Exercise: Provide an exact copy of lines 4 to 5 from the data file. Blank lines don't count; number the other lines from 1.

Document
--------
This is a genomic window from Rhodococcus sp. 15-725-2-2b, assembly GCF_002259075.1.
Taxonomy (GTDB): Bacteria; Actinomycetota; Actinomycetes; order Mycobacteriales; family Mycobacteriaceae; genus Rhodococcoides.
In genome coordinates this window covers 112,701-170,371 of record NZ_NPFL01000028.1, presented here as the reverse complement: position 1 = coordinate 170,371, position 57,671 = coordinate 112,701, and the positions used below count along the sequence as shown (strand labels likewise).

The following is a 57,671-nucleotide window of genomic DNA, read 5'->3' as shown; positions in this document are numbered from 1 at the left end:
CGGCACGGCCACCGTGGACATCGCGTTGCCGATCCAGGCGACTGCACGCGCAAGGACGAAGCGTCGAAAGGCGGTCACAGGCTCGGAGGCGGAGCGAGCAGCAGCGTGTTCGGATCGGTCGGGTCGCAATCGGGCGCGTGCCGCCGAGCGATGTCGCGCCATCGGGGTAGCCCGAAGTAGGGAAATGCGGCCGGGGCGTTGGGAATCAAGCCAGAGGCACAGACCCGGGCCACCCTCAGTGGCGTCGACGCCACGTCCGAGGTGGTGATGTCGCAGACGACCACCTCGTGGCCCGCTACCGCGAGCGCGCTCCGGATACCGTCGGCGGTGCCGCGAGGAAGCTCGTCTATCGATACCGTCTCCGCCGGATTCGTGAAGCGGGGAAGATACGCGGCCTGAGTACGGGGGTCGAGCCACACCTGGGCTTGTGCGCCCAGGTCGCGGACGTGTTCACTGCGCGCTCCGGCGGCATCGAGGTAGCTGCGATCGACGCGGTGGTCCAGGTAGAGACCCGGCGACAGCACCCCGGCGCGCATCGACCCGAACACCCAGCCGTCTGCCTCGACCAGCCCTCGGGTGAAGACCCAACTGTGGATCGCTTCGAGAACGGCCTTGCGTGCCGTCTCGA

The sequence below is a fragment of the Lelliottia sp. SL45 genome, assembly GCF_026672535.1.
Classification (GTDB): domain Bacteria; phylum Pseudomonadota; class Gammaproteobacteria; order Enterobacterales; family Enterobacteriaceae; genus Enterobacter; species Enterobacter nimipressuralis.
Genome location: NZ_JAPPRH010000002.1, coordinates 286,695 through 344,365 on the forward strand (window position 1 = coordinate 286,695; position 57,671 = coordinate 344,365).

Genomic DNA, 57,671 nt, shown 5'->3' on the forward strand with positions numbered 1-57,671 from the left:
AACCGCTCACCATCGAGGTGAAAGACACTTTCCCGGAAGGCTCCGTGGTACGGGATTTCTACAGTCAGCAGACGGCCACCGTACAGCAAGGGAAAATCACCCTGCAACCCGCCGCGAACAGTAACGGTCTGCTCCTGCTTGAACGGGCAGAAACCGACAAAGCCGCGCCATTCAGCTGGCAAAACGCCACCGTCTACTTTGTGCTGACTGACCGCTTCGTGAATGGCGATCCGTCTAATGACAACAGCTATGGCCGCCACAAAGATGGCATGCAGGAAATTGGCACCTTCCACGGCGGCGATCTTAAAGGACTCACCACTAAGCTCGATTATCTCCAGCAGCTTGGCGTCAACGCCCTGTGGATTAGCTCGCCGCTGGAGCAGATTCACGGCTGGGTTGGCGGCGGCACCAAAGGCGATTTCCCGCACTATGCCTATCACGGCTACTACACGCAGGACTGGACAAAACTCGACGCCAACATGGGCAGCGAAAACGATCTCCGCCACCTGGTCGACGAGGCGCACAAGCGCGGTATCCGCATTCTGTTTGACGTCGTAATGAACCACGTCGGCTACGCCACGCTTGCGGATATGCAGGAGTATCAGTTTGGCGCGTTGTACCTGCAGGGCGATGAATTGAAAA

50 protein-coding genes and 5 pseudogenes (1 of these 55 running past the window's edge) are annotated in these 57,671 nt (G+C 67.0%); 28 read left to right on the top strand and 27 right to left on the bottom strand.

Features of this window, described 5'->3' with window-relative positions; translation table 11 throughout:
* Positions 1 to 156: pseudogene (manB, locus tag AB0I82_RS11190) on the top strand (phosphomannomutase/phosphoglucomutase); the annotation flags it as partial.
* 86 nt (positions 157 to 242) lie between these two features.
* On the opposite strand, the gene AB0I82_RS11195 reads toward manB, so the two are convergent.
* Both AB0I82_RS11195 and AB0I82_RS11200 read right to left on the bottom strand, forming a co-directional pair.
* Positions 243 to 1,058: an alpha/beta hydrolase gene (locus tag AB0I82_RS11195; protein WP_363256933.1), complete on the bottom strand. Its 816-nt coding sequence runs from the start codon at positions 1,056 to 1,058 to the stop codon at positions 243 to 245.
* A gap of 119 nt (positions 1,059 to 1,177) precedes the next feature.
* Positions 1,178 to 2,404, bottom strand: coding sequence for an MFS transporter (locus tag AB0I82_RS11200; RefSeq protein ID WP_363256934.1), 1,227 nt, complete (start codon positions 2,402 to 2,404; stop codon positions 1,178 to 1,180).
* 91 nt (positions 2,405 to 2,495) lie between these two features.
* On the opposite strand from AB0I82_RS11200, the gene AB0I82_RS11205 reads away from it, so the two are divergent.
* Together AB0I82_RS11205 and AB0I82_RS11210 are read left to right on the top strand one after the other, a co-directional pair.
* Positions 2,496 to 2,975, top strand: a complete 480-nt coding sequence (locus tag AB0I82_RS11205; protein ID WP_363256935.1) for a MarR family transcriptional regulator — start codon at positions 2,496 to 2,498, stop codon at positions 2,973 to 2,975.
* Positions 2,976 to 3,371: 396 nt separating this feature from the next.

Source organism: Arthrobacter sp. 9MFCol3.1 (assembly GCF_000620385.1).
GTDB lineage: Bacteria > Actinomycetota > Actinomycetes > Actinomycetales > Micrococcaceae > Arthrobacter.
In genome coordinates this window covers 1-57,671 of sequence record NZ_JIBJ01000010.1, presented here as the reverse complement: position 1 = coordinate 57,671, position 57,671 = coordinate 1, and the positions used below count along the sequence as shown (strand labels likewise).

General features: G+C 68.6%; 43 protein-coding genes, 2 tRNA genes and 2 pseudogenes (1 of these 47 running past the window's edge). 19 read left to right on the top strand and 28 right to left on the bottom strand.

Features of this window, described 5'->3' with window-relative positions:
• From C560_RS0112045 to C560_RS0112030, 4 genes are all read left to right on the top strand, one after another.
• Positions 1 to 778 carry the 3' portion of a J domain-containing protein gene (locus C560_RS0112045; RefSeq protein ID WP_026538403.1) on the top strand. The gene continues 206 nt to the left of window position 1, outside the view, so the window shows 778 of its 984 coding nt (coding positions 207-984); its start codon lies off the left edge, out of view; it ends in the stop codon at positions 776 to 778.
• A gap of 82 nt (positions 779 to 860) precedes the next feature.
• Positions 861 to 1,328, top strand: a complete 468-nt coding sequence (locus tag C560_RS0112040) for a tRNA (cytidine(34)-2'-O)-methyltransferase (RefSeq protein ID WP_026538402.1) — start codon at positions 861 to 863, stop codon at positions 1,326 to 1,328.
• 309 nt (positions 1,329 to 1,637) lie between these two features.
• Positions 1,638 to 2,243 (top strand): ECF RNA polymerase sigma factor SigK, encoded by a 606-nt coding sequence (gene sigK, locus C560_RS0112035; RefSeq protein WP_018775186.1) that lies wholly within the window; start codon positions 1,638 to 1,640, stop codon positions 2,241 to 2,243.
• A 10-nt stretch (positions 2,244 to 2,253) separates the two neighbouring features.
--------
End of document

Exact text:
The following is a 57,671-nucleotide window of genomic DNA, read 5'->3' as shown; positions in this document are numbered from 1 at the left end:
CGGCACGGCCACCGTGGACATCGCGTTGCCGATCCAGGCGACTGCACGCGCAAGGACGAAGCGTCGAAAGGCGGTCACAGGCTCGGAGGCGGAGCGAGCAGCAGCGTGTTCGGATCGGTCGGGTCGCAATCGGGCGCGTGCCGCCGAGCGATGTCGCGCCATCGGGGTAGCCCGAAGTAGGGAAATGCGGCCGGGGCGTTGGGAATCAAGCCAGAGGCACAGACCCGGGCCACCCTCAGTGGCGTCGACGCCACGTCCGAGGTGGTGATGTCGCAGACGACCACCTCGTGGCCCGCTACCGCGAGCGCGCTCCGGATACCGTCGGCGGTGCCGCGAGGAAGCTCGTCTATCGATACCGTCTCCGCCGGATTCGTGAAGCGGGGAAGATACGCGGCCTGAGTACGGGGGTCGAGCCACACCTGGGCTTGTGCGCCCAGGTCGCGGACGTGTTCACTGCGCGCTCCGGCGGCATCGAGGTAGCTGCGATCGACGCGGTGGTCCAGGTAGAGACCCGGCGACAGCACCCCGGCGCGCATCGACCCGAACACCCAGCCGTCTGCCTCGACCAGCCCTCGGGTGAAGACCCAACTGTGGATCGCTTCGAGAACGGCCTTGCGTGCCGTCTCGA